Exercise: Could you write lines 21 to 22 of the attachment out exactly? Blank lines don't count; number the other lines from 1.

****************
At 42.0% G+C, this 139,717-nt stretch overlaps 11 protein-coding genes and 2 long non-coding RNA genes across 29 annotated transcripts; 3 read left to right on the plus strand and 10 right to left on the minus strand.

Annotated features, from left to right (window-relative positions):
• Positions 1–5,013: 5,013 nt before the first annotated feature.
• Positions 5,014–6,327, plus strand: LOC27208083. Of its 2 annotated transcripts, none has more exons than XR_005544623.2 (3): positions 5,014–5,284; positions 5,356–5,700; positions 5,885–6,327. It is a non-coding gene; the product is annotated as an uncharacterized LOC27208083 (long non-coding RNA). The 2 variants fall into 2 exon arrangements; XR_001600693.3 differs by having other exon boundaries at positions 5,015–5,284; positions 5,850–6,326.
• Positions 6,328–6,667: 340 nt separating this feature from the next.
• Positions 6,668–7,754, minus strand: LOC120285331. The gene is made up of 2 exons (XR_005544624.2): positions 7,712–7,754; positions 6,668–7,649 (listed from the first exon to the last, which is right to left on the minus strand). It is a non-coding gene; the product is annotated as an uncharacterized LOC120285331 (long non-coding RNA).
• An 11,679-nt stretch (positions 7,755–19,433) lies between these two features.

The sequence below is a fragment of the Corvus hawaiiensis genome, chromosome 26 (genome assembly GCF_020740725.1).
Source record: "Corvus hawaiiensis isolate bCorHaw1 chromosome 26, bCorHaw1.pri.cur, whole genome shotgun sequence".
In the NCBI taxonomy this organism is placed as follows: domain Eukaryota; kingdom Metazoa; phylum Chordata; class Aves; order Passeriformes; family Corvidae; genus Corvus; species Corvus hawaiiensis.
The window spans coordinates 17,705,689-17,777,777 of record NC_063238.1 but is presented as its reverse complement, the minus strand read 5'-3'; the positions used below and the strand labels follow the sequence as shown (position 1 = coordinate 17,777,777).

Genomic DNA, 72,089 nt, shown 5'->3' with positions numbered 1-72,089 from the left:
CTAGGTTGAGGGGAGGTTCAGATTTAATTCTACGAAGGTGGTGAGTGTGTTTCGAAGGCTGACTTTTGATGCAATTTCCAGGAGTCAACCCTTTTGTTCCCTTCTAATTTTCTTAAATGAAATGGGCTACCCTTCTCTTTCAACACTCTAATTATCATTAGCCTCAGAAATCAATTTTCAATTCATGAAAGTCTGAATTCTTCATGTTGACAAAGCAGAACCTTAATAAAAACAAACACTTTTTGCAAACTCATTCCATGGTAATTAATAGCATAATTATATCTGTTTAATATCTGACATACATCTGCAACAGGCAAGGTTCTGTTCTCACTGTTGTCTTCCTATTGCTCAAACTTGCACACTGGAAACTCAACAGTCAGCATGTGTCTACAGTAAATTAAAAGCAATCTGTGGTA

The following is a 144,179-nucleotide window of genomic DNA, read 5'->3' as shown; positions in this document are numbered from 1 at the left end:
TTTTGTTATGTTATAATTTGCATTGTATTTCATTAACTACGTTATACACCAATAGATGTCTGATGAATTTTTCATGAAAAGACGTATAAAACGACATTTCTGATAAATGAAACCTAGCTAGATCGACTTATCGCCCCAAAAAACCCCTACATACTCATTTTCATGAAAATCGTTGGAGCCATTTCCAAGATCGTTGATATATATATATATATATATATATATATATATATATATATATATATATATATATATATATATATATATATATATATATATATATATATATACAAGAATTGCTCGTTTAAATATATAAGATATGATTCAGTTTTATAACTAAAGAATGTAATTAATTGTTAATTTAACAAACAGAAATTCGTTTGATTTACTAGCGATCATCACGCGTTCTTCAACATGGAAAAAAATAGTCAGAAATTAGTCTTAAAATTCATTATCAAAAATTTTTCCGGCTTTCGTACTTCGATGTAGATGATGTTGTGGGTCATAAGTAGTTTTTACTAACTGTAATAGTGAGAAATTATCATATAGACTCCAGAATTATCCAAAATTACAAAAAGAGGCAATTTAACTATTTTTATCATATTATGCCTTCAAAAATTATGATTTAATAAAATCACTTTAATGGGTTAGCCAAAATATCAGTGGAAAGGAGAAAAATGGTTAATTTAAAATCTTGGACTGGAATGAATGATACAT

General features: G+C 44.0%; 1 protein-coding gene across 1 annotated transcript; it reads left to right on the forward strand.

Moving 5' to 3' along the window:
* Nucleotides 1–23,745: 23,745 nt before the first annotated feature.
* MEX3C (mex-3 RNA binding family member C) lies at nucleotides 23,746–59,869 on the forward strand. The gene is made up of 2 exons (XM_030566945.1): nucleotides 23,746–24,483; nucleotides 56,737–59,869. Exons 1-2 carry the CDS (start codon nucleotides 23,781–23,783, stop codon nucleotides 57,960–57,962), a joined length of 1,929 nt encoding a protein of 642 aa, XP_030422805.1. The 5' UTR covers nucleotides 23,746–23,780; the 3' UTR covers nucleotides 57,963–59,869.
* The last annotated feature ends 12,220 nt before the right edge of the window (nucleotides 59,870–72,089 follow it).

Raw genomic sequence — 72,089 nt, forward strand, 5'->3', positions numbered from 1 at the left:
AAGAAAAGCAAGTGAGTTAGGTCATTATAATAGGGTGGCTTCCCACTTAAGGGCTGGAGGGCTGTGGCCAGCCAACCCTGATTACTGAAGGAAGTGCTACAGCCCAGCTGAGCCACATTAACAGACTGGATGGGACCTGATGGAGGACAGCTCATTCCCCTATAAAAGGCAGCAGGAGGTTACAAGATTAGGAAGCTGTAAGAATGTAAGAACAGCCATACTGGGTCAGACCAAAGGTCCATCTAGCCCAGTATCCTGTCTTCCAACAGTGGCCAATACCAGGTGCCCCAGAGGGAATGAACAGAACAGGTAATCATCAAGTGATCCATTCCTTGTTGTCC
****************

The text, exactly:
Raw genomic sequence — 72,089 nt, forward strand, 5'->3', positions numbered from 1 at the left:
AAGAAAAGCAAGTGAGTTAGGTCATTATAATAGGGTGGCTTCCCACTTAAGGGCTGGAGGGCTGTGGCCAGCCAACCCTGATTACTGAAGGAAGTGCTACAGCCCAGCTGAGCCACATTAACAGACTGGATGGGACCTGATGGAGGACAGCTCATTCCCCTATAAAAGGCAGCAGGAGGTTACAAGATTAGGAAGCTGTAAGAATGTAAGAACAGCCATACTGGGTCAGACCAAAGGTCCATCTAGCCCAGTATCCTGTCTTCCAACAGTGGCCAATACCAGGTGCCCCAGAGGGAATGAACAGAACAGGTAATCATCAAGTGATCCATTCCTTGTTGTCC